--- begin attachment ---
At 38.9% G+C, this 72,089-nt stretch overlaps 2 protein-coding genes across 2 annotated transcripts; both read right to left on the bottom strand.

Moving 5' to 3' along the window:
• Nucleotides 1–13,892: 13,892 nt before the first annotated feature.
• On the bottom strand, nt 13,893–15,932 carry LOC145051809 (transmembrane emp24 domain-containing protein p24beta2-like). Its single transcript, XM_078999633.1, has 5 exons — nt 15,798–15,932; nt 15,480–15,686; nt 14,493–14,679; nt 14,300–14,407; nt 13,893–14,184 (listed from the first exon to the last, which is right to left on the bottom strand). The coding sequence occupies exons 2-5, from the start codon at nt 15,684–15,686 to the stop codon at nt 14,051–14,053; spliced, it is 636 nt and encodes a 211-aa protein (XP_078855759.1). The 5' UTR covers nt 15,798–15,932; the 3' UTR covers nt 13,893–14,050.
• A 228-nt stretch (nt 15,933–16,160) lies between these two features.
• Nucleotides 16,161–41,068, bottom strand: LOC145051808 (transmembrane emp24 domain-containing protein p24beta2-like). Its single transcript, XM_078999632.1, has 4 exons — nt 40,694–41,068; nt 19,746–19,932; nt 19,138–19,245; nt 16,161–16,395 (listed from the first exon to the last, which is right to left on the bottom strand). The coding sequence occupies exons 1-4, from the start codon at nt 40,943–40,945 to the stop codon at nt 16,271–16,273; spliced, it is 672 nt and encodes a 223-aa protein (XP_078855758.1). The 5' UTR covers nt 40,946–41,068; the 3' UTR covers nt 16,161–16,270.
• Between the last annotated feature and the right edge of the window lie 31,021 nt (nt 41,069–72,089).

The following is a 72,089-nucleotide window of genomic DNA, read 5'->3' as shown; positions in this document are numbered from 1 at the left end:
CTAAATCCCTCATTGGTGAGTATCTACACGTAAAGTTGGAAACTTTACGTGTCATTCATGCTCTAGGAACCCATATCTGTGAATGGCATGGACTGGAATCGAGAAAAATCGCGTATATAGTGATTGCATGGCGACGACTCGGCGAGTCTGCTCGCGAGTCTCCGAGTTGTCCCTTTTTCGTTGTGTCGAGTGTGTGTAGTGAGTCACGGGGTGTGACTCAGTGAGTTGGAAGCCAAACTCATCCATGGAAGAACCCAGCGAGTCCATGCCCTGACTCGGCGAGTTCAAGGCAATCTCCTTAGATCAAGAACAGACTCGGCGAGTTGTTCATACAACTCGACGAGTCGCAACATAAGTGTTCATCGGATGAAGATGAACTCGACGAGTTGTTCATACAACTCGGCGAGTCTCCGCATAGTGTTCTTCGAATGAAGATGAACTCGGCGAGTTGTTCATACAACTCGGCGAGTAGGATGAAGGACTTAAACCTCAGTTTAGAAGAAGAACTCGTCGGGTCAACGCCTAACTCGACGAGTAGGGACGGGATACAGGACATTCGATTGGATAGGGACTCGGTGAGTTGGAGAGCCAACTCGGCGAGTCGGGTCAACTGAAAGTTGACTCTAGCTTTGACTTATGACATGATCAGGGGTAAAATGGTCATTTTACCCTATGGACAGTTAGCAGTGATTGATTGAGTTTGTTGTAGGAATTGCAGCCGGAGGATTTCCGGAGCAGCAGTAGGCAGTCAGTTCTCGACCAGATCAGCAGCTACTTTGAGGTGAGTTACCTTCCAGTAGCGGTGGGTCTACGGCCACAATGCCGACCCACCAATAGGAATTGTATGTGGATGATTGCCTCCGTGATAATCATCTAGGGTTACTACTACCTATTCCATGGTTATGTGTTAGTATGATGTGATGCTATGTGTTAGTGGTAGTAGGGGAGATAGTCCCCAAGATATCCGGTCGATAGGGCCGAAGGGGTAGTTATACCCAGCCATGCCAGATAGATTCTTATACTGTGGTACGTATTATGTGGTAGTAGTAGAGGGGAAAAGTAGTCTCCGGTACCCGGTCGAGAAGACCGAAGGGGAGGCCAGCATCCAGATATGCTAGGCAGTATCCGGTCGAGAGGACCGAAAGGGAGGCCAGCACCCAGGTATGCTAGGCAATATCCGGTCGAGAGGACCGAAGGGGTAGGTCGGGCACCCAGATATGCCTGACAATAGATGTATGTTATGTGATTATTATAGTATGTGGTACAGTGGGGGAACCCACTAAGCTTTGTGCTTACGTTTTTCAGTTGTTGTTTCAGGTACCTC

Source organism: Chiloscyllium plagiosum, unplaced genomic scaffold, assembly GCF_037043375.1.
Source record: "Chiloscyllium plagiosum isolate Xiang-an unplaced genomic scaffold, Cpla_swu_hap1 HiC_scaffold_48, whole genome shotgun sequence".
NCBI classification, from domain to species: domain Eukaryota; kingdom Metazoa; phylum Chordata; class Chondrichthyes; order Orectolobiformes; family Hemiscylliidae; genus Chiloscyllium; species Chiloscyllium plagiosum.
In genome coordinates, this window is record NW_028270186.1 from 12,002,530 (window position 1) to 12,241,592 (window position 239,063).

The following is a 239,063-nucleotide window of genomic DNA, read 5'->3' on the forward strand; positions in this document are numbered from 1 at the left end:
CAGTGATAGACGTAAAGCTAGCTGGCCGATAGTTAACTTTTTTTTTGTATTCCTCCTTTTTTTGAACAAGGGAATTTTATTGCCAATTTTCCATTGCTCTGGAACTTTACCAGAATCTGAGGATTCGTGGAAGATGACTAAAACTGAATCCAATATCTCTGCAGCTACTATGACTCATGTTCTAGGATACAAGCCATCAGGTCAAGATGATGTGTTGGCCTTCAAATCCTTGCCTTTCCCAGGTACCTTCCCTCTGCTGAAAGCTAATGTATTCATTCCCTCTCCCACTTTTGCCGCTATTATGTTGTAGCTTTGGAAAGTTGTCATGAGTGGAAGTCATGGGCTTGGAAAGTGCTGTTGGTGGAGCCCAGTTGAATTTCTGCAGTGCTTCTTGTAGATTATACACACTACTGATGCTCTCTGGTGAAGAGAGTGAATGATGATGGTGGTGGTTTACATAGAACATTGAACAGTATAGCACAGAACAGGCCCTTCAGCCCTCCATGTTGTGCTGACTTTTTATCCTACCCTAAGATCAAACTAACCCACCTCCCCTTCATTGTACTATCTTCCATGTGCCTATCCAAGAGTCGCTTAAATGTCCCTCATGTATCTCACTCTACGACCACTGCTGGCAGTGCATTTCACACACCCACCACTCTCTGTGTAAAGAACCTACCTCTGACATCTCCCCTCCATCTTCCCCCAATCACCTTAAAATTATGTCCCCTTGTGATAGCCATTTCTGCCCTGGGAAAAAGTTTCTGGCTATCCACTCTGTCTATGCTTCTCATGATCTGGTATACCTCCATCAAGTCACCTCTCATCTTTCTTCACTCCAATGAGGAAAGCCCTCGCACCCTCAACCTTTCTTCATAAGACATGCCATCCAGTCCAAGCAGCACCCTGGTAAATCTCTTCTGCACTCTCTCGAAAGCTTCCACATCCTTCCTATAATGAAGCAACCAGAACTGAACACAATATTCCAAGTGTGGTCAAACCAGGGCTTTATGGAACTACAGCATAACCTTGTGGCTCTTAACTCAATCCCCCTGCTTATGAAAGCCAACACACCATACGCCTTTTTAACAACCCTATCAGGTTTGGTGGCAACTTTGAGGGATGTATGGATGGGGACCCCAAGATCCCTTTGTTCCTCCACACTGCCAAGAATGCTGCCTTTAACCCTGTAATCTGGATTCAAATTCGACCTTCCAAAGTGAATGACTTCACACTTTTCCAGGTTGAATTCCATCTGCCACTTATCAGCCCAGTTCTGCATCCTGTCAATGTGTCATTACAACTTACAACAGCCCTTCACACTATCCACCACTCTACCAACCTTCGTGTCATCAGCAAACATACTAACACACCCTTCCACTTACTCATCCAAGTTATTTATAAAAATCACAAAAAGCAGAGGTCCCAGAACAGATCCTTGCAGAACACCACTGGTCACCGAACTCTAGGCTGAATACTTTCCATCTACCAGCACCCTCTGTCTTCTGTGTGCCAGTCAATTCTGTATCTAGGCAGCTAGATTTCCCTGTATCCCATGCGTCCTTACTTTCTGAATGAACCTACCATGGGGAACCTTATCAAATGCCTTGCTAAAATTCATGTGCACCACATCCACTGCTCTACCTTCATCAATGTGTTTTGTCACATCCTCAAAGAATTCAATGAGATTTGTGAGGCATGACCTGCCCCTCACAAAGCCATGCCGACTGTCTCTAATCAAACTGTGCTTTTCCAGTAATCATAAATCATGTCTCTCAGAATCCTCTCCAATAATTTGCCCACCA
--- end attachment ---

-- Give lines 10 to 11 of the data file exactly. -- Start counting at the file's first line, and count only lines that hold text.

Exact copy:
Source organism: Chiloscyllium plagiosum, unplaced genomic scaffold, assembly GCF_037043375.1.
Source record: "Chiloscyllium plagiosum isolate Xiang-an unplaced genomic scaffold, Cpla_swu_hap1 HiC_scaffold_48, whole genome shotgun sequence".